I couldn’t help thinking about the mansions every single one of those precious people are going to have in Heaven, compared to my little shack. Our world is temporary, and once it’s over, our iPods, homes, clothes, cars, and money all get left behind. His sermon gave me a reality check – the lives we live in our secluded bubble in Ventura, California don’t mean very much in the long run.

When I got home Saturday night, as exhausted as I was, I couldn’t fall asleep. After a glorious warm shower and a home cooked meal that did not contain spicy hot rice or spicy hot chicken, I burrowed under my soft sheets and closed my eyes, but sleep didn’t come. My mind was racing.

I couldn’t get those faces out of my head. I suddenly felt despair and helplessness.

What had I done to help them? I had given them worm pills and ibuprofen, and blood pressure medication and antibiotics that hopefully they understood when to take and how much to take of. I had handed out t-shirts and hygiene kits, bandaged wounds and bottle-fed malnourished babies.

But of the 6 million people living in Freetown alone, our clinic saw less than 2000. We left behind so many needy and hurting people. Did we really do anything? Was it worth the time, the money, and the effort to help such a small fraction of the population? A small fraction who would run out of medication in a month or so and be right back to where they began?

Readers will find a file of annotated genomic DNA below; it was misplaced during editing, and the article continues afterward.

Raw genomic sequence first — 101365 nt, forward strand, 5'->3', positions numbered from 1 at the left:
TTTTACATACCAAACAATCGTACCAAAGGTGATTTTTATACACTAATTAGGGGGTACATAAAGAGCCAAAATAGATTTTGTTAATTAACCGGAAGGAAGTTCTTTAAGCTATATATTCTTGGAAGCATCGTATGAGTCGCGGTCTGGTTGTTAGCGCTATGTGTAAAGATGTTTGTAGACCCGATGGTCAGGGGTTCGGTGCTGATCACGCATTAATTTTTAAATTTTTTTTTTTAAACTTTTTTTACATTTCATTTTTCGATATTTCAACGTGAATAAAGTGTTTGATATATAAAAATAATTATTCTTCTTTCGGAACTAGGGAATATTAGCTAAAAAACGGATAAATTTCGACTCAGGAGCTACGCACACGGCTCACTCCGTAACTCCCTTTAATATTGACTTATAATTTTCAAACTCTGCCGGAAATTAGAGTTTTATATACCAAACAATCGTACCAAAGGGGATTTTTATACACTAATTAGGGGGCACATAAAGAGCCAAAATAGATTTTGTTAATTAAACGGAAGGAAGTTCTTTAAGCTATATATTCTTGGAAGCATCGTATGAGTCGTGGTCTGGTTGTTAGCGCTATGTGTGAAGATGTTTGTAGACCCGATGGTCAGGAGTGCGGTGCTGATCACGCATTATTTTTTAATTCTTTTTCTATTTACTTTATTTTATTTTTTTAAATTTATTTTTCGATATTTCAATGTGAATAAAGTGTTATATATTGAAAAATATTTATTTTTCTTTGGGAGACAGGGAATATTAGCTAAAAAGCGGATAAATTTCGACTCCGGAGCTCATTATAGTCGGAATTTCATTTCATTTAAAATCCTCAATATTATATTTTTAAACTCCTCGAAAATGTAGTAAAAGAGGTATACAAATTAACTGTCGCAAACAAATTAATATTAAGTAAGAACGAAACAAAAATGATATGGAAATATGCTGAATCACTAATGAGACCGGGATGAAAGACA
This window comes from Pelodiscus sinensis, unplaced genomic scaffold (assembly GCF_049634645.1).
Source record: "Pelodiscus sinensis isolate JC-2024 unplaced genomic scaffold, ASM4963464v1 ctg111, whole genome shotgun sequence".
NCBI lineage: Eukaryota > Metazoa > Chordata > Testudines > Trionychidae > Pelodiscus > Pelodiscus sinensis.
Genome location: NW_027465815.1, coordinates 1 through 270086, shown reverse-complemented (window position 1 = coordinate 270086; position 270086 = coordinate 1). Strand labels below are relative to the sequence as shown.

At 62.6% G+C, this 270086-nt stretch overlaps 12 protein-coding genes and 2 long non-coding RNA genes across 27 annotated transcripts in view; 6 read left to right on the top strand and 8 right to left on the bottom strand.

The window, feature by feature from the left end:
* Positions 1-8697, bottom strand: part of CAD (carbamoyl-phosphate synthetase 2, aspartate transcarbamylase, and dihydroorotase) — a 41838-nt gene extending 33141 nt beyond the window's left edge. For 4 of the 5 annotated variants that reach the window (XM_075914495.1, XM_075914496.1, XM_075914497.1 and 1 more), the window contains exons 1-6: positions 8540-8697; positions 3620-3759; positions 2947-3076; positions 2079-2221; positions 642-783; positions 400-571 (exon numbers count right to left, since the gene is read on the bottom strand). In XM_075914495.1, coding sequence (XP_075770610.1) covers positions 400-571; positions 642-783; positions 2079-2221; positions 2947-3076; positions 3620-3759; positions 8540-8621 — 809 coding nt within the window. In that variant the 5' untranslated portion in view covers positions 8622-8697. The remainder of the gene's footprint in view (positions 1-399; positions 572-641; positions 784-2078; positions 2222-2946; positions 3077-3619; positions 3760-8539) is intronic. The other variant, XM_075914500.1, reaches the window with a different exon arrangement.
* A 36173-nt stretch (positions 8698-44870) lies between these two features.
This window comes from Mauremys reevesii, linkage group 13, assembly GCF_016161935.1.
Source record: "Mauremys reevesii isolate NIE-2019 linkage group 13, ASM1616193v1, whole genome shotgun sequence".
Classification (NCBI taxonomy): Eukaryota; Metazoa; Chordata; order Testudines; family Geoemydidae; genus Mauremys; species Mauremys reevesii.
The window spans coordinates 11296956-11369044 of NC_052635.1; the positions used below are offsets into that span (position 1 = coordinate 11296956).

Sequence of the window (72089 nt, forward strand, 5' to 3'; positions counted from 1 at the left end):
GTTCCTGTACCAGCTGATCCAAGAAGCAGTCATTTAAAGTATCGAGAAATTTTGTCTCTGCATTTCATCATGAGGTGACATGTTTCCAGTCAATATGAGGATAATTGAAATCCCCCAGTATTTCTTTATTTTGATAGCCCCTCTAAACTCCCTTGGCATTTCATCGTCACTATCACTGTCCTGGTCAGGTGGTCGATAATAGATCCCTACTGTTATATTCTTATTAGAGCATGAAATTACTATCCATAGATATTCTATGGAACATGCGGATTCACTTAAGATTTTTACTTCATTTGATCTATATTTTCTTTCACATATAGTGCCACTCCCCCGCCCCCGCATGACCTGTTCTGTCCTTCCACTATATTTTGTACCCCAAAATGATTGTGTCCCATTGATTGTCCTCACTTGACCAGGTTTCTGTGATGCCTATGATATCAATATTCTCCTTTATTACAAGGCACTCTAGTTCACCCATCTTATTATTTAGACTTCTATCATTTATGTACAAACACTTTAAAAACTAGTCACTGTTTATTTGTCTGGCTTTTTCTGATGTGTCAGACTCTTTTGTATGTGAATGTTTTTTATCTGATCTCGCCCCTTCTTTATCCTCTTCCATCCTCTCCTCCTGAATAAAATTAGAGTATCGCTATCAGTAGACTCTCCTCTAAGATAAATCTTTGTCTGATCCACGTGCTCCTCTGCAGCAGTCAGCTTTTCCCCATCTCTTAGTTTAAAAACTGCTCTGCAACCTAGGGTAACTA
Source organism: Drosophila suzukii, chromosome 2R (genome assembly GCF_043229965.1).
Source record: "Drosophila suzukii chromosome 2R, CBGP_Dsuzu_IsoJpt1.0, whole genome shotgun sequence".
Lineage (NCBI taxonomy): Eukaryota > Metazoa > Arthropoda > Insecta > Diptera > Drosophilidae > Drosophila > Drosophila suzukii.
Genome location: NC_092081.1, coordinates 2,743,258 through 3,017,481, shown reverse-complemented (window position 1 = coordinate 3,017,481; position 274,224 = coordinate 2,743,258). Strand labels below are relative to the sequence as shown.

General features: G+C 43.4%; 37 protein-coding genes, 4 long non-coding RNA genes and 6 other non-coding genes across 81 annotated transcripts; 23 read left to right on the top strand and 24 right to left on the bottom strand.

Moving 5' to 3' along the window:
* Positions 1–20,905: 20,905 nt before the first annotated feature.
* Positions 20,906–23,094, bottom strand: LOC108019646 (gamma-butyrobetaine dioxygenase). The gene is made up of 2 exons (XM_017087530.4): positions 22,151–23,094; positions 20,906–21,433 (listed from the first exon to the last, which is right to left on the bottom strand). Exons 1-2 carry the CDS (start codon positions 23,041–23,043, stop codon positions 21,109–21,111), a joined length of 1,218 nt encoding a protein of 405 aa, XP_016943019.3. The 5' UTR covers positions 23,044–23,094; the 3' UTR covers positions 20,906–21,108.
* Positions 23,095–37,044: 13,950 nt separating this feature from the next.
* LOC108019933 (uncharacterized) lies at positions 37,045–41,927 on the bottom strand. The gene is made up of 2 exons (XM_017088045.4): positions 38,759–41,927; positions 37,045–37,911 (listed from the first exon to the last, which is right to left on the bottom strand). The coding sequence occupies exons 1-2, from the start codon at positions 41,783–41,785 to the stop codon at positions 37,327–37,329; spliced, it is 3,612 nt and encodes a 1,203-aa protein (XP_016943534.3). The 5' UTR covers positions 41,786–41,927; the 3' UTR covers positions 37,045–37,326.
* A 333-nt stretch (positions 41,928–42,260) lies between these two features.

I lay in my bed and cried myself to sleep.

But as I tossed and turned, running over the last week in my head like a film strip, I finally came to the conclusion that I did all that I could. Everyone on our team did everything in our power to do. And what mattered wasn’t a statistic, a grand total of the number of patients that had passed through our clinic. I felt a peace come over me as I realized who we were able to help, and I prayed for those we couldn’t reach. The best way we helped each patient was by praying for them. The prayers that were said as we laid hands on every person, and the prayers I continue to say for the Sierra Leonean people every night, are what will ultimately bring these people to Christ and deliver them from their desolation.

I remember holding an extremely sick baby on our second day. His sweet little face was one of the most precious things I have ever seen. As I held his feverish body to my own, I prayed that a miracle would heal him.

Dr. White looked at me and asked, “You’re not getting attached to that baby now, are you?”

It was a sad reality, but a reality that we all had to face.

There is only so much I can do with my own hands and feet, and beyond that is out of my control. But God is a lot bigger than our medical mission was. He is not going to deliver everyone of their hardship, and I don’t have an answer as to why. But I do know that he loves those people. I was amazed at the faith of the members of the Door church; they were able to see God through all of their hardship and desperation. I deeply admire that. They know that now isn’t their time. Their time is to come.

Until then, any way that I can help, I will.